I can’t imagine I’ll be the first person to kick off their year-end favorites list by saying it was a dumpster fire. But while we’re all eager to put this Hindenburg-esque disaster of a year in our rearview, there were certainly some highlights in the world of horror. We squeaked in a few theatrical releases before we all had to go into involuntary hibernation, and while the disruption to major releases wasn’t ideal, we got a chance to give some love to smaller releases that may have flew under the radar in other years. Add to that some great genre television and virtual events that let us come together and celebrate horror without even having to put on pants, and there are definitely reasons to rejoice. Here are a few of mine in no particular order.
I’m a sucker for aquatic horror, so one of the biggest treats for me this year was getting not one, but two great sea monster tales this year (more on the second one in a minute). William Eubank’s Underwater is a ridiculously fun throwback to the ocean-set B-movie films of the late ’80s like Leviathan and Deepstar Six. The film kicks into high gear within moments of the opening credits, as a deep-sea research team’s lab collapses and a handful of survivors have to try and find a way to the surface... and of course fend off the creatures that caused the collapse in the first place. Eubanks pulls together a great ensemble and takes an interesting approach by exploring the group dynamic only after the shit starts hitting the fan. The ensemble is game as we get great turns from Vincent Cassel and John Gallagher, Jr. But the star of the show, of course, is Kristen Stewart who, as the team’s engineer Norah, gives us a vulnerable heroine who still manages to kick sea monster ass while rocking the hell out of a platinum pixie cut. Underwater is tense, fast-paced, and just a lot of fun.
If Underwater is the roller coaster popcorn aquatic horror movie of 2020, then Sea Fever is its more subdued Irish cousin. When an intelligent, but socially awkward graduate student joins a fishing boat to do research for school, she has trouble ingratiating herself with the crew due to her personality quirks and the fact that she’s a redhead (a big no-no for superstitious seafarers). Things go from bad to worse when a giant creature latches onto the boat and infects it with larva that we learn can also be passed from person to person. As the film takes a turn into an infection narrative, it becomes eerily prescient for this year, and while the pace is much slower than Underwater, it’s terrifically acted, beautifully shot, and melancholic in a way that really hits home in the final frames.
Prime Time Bitch: A Queer Tribute to a Nightmare on Elm Street
There was so much fantastic content that came out of Salem Horror Fest’s virtual platform this year including great new films, fantastic lectures, and delightful panels. But the highlight for me was Coco Cain’s Prime Time Bitch. Imagine a drag show broadcast from a UHF station in Freddy Krueger’s boiler room and you’ll have some sense of the show’s tone. Cain brought together a really talented group of local drag queens and burlesque dancers who leveraged the virtual platform to record some really innovative performances. It was almost like watching a batch of Nightmare-themed music videos, and it was an absolute ball. Please give Cain an outlet to do this on a regular basis, please and thank you.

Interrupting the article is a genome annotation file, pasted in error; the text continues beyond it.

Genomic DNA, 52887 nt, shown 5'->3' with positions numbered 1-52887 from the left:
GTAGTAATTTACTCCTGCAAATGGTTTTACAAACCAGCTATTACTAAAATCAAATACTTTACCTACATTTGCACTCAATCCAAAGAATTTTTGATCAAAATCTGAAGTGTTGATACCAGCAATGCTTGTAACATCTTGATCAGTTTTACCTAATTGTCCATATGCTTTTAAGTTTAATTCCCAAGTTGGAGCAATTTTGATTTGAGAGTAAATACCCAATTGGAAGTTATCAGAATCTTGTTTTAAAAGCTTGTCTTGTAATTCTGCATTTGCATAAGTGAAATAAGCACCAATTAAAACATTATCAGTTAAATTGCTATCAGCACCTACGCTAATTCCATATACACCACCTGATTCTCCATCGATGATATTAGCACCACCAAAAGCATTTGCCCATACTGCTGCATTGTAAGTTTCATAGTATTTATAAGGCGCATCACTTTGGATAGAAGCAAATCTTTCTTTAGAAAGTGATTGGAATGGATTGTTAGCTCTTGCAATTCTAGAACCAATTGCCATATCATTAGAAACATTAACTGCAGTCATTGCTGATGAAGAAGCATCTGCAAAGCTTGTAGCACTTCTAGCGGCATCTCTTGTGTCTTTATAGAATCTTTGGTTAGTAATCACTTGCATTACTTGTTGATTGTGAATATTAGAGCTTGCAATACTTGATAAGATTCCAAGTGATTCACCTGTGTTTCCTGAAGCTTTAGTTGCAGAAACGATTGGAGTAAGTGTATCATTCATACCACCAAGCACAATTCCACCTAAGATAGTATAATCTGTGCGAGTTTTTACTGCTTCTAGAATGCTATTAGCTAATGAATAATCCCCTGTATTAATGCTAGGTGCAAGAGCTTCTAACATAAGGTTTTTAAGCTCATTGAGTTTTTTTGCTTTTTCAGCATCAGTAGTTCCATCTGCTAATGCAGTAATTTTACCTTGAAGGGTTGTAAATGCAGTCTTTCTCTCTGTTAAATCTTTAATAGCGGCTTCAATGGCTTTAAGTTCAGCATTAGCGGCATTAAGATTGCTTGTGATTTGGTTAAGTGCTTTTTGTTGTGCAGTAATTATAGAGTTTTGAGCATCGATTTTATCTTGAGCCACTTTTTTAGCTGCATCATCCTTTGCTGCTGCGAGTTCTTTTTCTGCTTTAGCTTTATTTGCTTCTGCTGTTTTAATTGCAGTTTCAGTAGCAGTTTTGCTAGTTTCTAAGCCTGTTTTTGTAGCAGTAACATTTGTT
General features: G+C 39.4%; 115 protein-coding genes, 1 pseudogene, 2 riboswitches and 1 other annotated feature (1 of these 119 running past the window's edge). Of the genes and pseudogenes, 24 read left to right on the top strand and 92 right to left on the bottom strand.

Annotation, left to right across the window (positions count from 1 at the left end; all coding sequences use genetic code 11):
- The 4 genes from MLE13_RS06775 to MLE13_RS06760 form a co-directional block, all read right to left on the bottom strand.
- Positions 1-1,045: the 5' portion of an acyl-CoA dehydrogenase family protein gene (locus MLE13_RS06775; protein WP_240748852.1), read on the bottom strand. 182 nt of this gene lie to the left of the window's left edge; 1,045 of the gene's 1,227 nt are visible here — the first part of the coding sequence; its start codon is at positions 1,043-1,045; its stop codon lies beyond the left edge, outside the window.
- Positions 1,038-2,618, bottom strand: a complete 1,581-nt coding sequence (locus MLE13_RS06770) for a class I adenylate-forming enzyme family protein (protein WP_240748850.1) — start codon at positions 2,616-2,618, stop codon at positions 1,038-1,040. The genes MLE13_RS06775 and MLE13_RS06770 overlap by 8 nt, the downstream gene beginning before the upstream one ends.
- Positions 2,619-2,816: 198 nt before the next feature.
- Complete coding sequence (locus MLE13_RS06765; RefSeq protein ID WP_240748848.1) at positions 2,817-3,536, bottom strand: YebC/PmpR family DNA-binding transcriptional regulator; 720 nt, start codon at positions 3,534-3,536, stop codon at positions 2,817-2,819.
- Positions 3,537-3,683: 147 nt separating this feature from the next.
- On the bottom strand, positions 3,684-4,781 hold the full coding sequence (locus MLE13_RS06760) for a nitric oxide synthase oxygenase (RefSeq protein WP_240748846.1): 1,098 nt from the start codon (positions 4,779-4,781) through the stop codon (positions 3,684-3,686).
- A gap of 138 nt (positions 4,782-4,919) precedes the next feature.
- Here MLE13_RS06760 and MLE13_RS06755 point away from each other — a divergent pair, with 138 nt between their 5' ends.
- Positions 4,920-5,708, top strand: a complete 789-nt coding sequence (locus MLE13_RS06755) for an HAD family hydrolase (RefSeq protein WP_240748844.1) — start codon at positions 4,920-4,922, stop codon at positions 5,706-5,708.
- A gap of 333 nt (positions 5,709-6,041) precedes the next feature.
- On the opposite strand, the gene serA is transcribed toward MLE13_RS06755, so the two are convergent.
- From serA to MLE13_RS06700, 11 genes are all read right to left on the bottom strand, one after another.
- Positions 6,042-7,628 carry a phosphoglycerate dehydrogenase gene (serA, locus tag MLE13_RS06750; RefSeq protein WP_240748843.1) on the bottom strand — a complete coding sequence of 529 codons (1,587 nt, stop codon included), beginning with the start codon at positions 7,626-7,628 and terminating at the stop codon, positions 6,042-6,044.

The Mortuary Collection
An anthology movie framed as a batch of tales being told by Clancy Brown who’s channeling something of a world-weary version of The Tall Man? I mean, there’s no way this movie wasn’t going to make my list, right? And Ryan Spindell doesn’t just worm his way into my heart with the framing gimmick. The stories themselves have one hell of a mean streak without ever losing their sense of fun, and they feature some of the best gore gags I’ve seen this year (there’s a POV shot from a television that still makes me squirm). Cap it off with a delightfully twisted wraparound reveal and you’ve got the best anthology movie I’ve seen in quite some time.
My favorite vampire film of all time is The Lost Boys, so to see Brad Michael Elmore give us something that works in the spirit of glam rock vampires while also creating something wholly new was definitely a highlight of my year. The movie takes the coming-of-age vampire tale and weaves in some very interesting discussions about gender as a young girl fresh out of high school finds herself lured into a pack of take-no-shit women vampires whose only rule in life is not to give men the gift of vampirism. Since I’m really not the person to dive into the discussion of trans representation in the movie, I’ll simply direct you to Harmony Colangelo’s piece and say that from my end that it was a slick, bloody romp and I truly hope the movie gets a sequel or, even better, a television series, as there’s a lot more story to be told in this world.
Blood and Flesh: The Reel Life and Ghastly Death of Al Adamson